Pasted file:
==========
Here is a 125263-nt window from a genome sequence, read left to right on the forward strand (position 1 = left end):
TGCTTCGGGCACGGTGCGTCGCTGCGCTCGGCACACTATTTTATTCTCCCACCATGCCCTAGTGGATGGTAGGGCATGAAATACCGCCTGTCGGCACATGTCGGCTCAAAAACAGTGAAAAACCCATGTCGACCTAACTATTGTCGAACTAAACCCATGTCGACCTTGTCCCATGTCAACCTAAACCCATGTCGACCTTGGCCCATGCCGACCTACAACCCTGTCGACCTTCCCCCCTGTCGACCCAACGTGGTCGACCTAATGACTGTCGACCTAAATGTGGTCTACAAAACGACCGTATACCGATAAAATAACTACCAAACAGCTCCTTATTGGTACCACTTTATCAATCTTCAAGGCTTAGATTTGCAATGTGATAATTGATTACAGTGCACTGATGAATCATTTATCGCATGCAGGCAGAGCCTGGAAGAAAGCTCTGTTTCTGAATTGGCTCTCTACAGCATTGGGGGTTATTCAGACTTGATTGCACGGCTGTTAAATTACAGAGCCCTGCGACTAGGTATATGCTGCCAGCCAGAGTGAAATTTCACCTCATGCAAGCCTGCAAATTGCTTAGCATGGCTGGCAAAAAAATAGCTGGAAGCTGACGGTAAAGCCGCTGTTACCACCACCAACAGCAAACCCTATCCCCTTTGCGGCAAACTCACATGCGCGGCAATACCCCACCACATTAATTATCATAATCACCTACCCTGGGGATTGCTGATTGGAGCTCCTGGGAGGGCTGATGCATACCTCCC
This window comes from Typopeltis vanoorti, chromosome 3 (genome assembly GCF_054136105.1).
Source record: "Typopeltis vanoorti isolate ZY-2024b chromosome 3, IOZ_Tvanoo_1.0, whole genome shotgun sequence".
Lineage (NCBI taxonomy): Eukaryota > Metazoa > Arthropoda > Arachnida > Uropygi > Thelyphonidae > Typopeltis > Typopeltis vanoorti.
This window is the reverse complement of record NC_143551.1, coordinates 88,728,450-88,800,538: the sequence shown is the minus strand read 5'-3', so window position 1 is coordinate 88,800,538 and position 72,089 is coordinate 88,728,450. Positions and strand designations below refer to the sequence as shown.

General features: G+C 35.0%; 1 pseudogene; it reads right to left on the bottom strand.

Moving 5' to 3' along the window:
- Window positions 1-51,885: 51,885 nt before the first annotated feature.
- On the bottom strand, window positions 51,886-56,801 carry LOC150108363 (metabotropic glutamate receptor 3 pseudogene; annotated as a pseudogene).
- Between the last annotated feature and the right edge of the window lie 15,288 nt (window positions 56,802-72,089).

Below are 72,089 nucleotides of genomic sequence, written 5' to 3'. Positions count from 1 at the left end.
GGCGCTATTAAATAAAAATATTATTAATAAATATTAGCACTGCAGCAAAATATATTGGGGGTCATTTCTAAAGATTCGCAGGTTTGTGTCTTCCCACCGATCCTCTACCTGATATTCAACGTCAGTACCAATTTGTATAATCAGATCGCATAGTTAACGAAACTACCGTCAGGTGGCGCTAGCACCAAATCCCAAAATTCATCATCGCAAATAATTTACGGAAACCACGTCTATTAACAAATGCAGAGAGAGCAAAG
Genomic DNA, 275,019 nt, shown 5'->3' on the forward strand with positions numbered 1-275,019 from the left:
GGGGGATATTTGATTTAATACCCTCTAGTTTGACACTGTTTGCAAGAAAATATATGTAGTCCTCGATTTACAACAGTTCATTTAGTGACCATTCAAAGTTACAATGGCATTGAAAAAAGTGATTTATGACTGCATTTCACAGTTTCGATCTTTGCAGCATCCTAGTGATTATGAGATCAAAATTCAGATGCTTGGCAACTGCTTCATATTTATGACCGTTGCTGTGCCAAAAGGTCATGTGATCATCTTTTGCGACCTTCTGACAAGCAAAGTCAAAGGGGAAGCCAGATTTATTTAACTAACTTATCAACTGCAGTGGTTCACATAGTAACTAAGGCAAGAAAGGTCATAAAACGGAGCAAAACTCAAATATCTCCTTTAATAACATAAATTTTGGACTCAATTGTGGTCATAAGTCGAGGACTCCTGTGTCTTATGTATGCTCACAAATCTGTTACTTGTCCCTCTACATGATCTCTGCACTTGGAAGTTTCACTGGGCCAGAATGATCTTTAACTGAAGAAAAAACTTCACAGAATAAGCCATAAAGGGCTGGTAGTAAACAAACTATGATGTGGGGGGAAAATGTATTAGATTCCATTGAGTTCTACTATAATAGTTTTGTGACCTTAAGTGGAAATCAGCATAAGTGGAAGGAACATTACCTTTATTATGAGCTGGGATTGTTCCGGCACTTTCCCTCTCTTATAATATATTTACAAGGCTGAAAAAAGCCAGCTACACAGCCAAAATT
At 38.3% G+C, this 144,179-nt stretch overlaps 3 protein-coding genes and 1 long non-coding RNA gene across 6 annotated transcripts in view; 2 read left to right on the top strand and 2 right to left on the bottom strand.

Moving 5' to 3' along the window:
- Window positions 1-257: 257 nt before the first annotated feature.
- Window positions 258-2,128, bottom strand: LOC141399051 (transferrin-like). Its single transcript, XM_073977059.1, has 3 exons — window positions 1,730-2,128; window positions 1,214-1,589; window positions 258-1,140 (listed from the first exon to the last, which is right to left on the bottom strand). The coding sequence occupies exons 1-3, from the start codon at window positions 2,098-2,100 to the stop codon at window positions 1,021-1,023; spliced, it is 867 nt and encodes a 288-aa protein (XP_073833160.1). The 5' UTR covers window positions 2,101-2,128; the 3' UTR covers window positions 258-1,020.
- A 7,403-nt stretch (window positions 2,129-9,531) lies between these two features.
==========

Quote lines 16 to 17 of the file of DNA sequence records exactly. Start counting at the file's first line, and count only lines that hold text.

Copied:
At 38.3% G+C, this 144,179-nt stretch overlaps 3 protein-coding genes and 1 long non-coding RNA gene across 6 annotated transcripts in view; 2 read left to right on the top strand and 2 right to left on the bottom strand.

Moving 5' to 3' along the window: